Social Media Fatigue

social media fatigueI’m hearing it all over. People are maxed out on social media to the point they question if ANY of it has value. In many cases it’s simply because they stretched themselves too thin in the first rush of social media frenzy.

You know what I mean. You find one network after the other and each seems to be an important cog in your marketing wheel. Then something spins off one of those or promises to help combine 1-2-3 networks into one manageable stream and before you know it you’re drowning in social media accounts.

Most likely there wasn’t a strategy to how you jumped on this bandwagon either, so you may have forgotten what the point was. Oh yeah, it’s all about communication right? Well yes, it is, but with whom and for what purpose?

Really. You have to step back and identify all this stuff before you dive in or you’ll be burned out before you know it. Why? Because you’ll be running twice as fast as you have to. If you start with a strategy for who you want to reach and find out where they are participating first you’ll be way ahead of the game and you won’t have to charge blindly in without knowing what or who you’ll encounter.

So what should you do first?

  1. Figure out who your target market is. All the usual demographics apply but you can go deeper. What does your market want to talk about? If they could talk to you what questions would they ask? Where are they asking those questions right now? What do you know that they need to know too?
  2. Now figure out what you want to say to them beyond a sales pitch. Do you have information that can help them run their lives or their businesses better? Do you have information that is important to the industry at large regardless of if they buy your product or not?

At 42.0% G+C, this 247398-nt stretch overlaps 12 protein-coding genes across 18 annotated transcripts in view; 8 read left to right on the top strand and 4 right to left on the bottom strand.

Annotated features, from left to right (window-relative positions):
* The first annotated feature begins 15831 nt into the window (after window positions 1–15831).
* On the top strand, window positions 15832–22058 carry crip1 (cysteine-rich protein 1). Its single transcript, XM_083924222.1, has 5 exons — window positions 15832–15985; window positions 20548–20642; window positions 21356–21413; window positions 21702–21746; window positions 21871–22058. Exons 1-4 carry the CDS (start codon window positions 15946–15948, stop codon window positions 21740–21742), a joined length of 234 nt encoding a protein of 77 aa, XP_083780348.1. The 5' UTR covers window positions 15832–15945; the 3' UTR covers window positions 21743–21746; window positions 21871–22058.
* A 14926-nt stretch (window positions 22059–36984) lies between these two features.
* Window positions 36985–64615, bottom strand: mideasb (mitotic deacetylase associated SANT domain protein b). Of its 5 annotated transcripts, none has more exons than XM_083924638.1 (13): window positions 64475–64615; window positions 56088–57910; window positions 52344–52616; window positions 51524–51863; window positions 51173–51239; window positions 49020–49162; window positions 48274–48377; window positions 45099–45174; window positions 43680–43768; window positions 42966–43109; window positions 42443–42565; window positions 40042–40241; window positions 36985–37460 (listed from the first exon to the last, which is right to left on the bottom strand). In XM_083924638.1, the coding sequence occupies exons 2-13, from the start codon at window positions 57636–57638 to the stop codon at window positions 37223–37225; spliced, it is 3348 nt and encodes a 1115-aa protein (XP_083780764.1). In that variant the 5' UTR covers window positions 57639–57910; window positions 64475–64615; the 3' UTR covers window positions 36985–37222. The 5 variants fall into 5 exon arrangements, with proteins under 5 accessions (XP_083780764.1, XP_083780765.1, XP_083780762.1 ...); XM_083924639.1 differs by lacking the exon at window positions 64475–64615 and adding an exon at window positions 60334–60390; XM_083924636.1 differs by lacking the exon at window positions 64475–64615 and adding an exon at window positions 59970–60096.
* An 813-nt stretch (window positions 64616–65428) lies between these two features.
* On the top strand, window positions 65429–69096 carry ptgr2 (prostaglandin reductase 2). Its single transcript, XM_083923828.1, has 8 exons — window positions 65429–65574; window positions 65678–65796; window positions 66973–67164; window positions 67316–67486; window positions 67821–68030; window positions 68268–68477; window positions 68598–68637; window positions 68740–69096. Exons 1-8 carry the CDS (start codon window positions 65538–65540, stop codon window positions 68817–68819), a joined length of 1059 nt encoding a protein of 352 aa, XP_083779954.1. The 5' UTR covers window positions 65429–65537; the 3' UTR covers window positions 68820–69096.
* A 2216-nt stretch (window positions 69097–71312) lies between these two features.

3. OK, now you’ve got the who and what you need to say. Use some listening tools like Social Mention, Google Alerts, Twitter search etc and find out where there are conversations around the same topics going on. Don’t make assumptions. There very well may be a group of people you need to talk to that are already having very focused discussions on a forum or network that you’ve never heard of. If you immediately assume that there aren’t any quantum physicists on Facebook you’d miss a very focused group of over 9500 people!
  4. Once you’ve identified networks where people are talking, narrow your sights on two networks. Start participating there and see if you really need to branch out later.

With this kind of focused strategy you very well may find you’ll have conversations with fewer people, but you’ll talk to them more often and the relationships will be deeper and richer for both of you, and you’ll get more value out of it than a thousand shallow connections.

If you truly are burned out on social media go ahead and take a break. Re-stock what’s important and look at where you’re participating. Thin out the networks or tools that aren’t working for you. Pay attention to the ones that are and don’t worry about the rest right now. You’ll be better at truly engaging if you’re able to stop for a moment and actually have a conversation and it’s more likely to turn into something valuable.

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  • Kudos. I do the same with my blog now and then; no need to add something every day if the reasons to add something are off.

  • portatiles

    your article is perfect about Social Media Fatigue

  • marcpickren

    Very true, I have found that by narrowing down my 'genre' of twitter searches, blog search and the likes I have been able to establish deeper connections with fewer people than having millions of twitter “acquaintances” that I casually and sometimes rarely talk to.

  • Yep, I think it's important not to connect just for the sake of adding more names to your lists. Deeper connections will have better return for all involved.

  • Yep, I think it's important not to connect just for the sake of adding more names to your lists. Deeper connections will have better return for all involved.

  • marcpickren

    Very true, I have found that by narrowing down my 'genre' of twitter searches, blog search and the likes I have been able to establish deeper connections with fewer people than having millions of twitter “acquaintances” that I casually and sometimes rarely talk to.

  • Yep, I think it's important not to connect just for the sake of adding more names to your lists. Deeper connections will have better return for all involved.

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